2020 Youth Empowerment Program final projects

Program participants stand in grass

This year, participants in our Youth Empowerment Program tackled issues of environmental justice, microplastics, climate change and more in their final projects.

Even through this summer of COVID-19, our Youth Empowerment Program (now the Environmental Stewardship Institute) met regularly online or at Como Park, safely distanced. We were still able to gather as a group to participate in restoration work, tour the Upper Harbor Terminal redevelopment site in North Minneapolis and host guest speakers who covered topics of interest to the students. And at our last meeting, participants presented their final projects.

Each participant chose a topic they were deeply interested in for this independent project. They did their own research and we connected them with professionals who specialize in their areas of interest. Program participants also decided what format their project would take — whether research-based, artistic, a piece of writing or something interactive. We ended up with an array of unique and creative projects.

Our program participants made the most of a strange summer. They stayed positive and focused throughout, and we're blown away by the projects they came up with and the work they put in. We hope you learn from and enjoy their inspiring work too.

A seagull made of plastic: The threat of microplastics to freshwater

Audrey wanted to make the threat of microplastics in freshwater visible through art. She crafted this seagull sculpture using plastic she found during just half an hour at a Lake Superior beach, and wrote a blog post about the issue of microplastics and how to stop them.

A primer on environmental racism for educators

Indra and illustration of buildings

Indra helped us research and write copy for a brochure we can use to introduce the educators we work with to the concept of environmental racism. Here's an infographic she created for that project.

NIMBYism in our own backyard? Copper-nickel mining in the BWCA

Justine with poster

Justine wondered about the environmental justice aspect of refusing a copper-nickel mine in the Boundary Water Canoe Area, Minnesota's backyard. "I wanted to look beyond the jobs versus environment debate and find the bigger picture of how this debate fits into global patterns of environmental exploitation and consumption." Read her full editorial.

Scientific illustrations of native plants and pollinators

Zosh used her scientific illustration skills to celebrate pollinators and native plants. View her detailed illustrations and learn about the species she included.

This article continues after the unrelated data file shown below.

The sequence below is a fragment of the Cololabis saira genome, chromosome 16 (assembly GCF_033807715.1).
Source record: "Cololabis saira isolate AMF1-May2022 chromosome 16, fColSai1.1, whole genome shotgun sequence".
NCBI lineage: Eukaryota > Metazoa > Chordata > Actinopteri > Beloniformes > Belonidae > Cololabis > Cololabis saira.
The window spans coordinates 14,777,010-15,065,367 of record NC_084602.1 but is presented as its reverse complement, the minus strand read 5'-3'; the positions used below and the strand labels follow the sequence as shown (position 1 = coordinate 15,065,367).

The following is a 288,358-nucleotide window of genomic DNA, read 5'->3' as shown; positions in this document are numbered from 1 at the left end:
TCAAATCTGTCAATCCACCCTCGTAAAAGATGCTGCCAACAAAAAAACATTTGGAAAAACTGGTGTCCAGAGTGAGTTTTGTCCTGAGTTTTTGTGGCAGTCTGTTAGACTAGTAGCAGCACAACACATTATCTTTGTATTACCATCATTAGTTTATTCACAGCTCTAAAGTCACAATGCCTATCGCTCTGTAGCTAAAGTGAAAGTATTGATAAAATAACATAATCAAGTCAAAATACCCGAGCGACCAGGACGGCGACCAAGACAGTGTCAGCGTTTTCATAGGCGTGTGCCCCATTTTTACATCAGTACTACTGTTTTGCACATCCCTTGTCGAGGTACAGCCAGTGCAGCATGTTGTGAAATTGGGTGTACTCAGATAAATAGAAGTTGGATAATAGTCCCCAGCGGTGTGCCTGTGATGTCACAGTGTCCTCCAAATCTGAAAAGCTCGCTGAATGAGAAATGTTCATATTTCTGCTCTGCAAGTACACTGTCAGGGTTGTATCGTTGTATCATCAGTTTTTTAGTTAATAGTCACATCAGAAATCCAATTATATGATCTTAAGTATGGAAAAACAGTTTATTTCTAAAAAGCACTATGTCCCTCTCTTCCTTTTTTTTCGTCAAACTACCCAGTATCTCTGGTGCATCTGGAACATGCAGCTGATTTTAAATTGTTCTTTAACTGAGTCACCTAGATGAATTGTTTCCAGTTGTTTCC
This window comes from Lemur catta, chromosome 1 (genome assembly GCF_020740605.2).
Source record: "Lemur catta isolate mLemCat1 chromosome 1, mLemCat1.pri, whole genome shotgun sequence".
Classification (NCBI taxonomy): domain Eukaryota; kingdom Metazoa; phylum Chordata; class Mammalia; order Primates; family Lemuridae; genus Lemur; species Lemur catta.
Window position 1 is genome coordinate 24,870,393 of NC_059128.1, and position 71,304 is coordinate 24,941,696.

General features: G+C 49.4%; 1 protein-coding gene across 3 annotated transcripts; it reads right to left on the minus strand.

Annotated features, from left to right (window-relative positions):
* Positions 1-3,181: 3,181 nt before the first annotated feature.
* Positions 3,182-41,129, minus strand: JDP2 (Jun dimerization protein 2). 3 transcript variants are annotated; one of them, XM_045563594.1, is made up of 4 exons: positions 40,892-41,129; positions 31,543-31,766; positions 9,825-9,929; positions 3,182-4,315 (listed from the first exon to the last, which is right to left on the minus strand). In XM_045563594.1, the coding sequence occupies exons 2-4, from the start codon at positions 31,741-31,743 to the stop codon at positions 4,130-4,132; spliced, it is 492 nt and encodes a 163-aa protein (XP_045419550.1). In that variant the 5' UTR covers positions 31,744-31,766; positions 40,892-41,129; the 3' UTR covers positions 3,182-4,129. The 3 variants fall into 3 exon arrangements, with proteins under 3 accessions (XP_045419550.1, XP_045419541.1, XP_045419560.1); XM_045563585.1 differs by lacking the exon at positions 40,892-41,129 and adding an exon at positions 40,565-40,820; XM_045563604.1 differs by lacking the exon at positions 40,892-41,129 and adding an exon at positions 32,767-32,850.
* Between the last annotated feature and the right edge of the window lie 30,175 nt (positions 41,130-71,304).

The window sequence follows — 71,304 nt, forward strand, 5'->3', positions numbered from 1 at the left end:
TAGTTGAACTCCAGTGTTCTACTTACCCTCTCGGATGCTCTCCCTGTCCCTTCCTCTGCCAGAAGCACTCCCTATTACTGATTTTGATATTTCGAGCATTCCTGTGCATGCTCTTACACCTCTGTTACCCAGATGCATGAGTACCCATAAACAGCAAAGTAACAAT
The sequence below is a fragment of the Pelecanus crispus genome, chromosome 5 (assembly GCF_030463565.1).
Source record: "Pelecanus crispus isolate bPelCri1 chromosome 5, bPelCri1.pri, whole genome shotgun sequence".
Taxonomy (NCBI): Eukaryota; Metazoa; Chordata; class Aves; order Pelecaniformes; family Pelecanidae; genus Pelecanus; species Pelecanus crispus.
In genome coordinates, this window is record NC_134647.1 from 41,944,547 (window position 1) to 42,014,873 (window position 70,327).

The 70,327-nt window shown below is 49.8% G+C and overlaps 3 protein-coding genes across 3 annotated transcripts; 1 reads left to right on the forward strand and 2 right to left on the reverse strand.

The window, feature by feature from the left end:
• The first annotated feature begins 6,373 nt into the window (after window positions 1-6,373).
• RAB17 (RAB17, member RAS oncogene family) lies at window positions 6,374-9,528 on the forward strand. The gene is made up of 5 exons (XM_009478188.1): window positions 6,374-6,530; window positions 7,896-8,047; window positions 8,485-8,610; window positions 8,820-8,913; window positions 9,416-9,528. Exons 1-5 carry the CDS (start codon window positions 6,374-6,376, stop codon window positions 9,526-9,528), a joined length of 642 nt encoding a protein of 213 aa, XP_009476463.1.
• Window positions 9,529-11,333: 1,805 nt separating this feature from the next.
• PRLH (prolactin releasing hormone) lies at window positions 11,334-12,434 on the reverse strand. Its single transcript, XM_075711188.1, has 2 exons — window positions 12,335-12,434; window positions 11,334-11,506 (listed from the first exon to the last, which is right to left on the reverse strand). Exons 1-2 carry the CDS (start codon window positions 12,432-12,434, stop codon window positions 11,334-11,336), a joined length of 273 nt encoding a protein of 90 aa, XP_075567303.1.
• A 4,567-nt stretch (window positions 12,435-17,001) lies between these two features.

Tackling the issue of fishing line for wildlife

One key way anglers can help our waters and wildlife is by disposing of fishing line responsibly. Jonathan, an avid fisher, built and installed a PVC fishing line receptacle at Hidden Falls Park. He's got some tips for dealing with fishing line.

Guest post on our water blog: Why environmental legislation is important and what you should know

Fiona wants people to get involved in legislative action for clean water and the environment. She wrote a blog post on her account of the impact of recent environmental legislation, the possibility for critical change this year and in the future, and how you can influence policy.

Mapping environmental justice in the Twin Cities

Curran with computer and site

Curran wanted to create a resource for visualizing environmental injustices across the Twin Cities. He used GIS software to compare datasets and created an interactive webpage to better illustrate this issue.

What's the Youth Empowerment Program?

FMR created the Youth Empowerment Program (now the Environmental Stewardship Institute) to address the gap between environmental education and a career path in the environmental field.

While many high schools offer green teams or eco clubs, young people often don't have many chances to explore what a real career in the environmental field would look like. As an environmental organization, we wanted to use our resources to help address that gap, in turn growing a stronger, more equitable movement.

We provide paid job experience and foundational learning to a group of students curious about environmental career paths. Our hope is that by completing the program participants are more prepared for continued schooling in environmental subjects and have real work experience to lean on for future job opportunities in the field.